Background: The relative cognitive and behavioral effects of lamotrigine (LTG) and topiramate (TPM) are unclear. Methods: The authors directly compared the cognitive and behavioral effects of LTG and TPM in 47 healthy adults using a double-blind, randomized crossover design with two 12-week treatment periods. During each treatment condition, subjects were titrated to receive either LTG or TPM at a target dose of 300 mg/day for each. Neuropsychological evaluation included 17 measures yielding 41 variables of cognitive function and subjective behavioral effects. Subjects were tested at the end of each antiepileptic drug (AED) treatment period and during two drug-free conditions (pretreatment baseline and 1 month following final AED withdrawal). Results: Direct comparison of the two AEDs revealed significantly better performance on 33 (80%) variables for LTG, but none for TPM. Even after adjustment for blood levels, performance was better on 19 (46%) variables for LTG, but none for TPM. Differences spanned both objective cognitive and subjective behavioral measures. Comparison of TPM to the non-drug average revealed significantly better performance for non-drug average on 36 (88%) variables, but none for TPM. Comparison of LTG to non-drug average revealed better performance on 7 (17%) variables for non-drug average and 4 (10%) variables for LTG. Conclusions: Lamotrigine produces significantly fewer untoward cognitive and behavioral effects compared to topiramate (TPM) at the dosages, titrations, and timeframes employed in this study. The dosages employed may not have been equivalent in efficacy. Future studies are needed to delineate the cognitive and behavioral effects of TPM at lower dosages.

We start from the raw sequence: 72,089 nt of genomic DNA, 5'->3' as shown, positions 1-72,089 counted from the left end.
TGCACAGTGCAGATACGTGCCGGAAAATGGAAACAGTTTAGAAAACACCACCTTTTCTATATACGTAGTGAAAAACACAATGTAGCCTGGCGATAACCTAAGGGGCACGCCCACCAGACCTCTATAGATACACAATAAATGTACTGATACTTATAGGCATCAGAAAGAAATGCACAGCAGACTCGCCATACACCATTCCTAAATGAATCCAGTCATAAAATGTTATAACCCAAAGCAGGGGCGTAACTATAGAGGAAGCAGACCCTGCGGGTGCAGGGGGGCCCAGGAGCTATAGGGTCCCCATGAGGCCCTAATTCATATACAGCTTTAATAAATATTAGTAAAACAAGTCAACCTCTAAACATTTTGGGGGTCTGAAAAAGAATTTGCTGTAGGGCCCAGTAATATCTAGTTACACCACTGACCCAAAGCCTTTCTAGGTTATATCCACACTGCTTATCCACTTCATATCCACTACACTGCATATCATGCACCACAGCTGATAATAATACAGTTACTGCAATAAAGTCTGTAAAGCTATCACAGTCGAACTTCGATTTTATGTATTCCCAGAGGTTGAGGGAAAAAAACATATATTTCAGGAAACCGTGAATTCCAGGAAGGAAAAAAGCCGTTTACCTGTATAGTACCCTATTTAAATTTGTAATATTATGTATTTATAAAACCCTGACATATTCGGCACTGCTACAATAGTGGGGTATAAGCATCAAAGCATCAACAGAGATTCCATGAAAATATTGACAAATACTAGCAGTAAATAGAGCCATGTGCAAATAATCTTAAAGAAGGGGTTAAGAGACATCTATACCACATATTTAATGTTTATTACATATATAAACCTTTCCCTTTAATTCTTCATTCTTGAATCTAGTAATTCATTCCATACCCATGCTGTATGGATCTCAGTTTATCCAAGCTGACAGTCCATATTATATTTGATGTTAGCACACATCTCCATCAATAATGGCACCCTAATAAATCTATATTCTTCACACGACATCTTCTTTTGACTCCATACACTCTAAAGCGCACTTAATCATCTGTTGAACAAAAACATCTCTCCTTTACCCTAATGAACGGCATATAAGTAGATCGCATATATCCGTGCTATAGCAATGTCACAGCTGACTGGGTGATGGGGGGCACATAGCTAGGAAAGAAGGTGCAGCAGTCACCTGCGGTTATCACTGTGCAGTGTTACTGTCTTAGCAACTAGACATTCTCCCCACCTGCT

|Original language||English (US)|
|Number of pages||7|
|State||Published - Jun 28 2005|
ASJC Scopus subject areas
- Clinical Neurology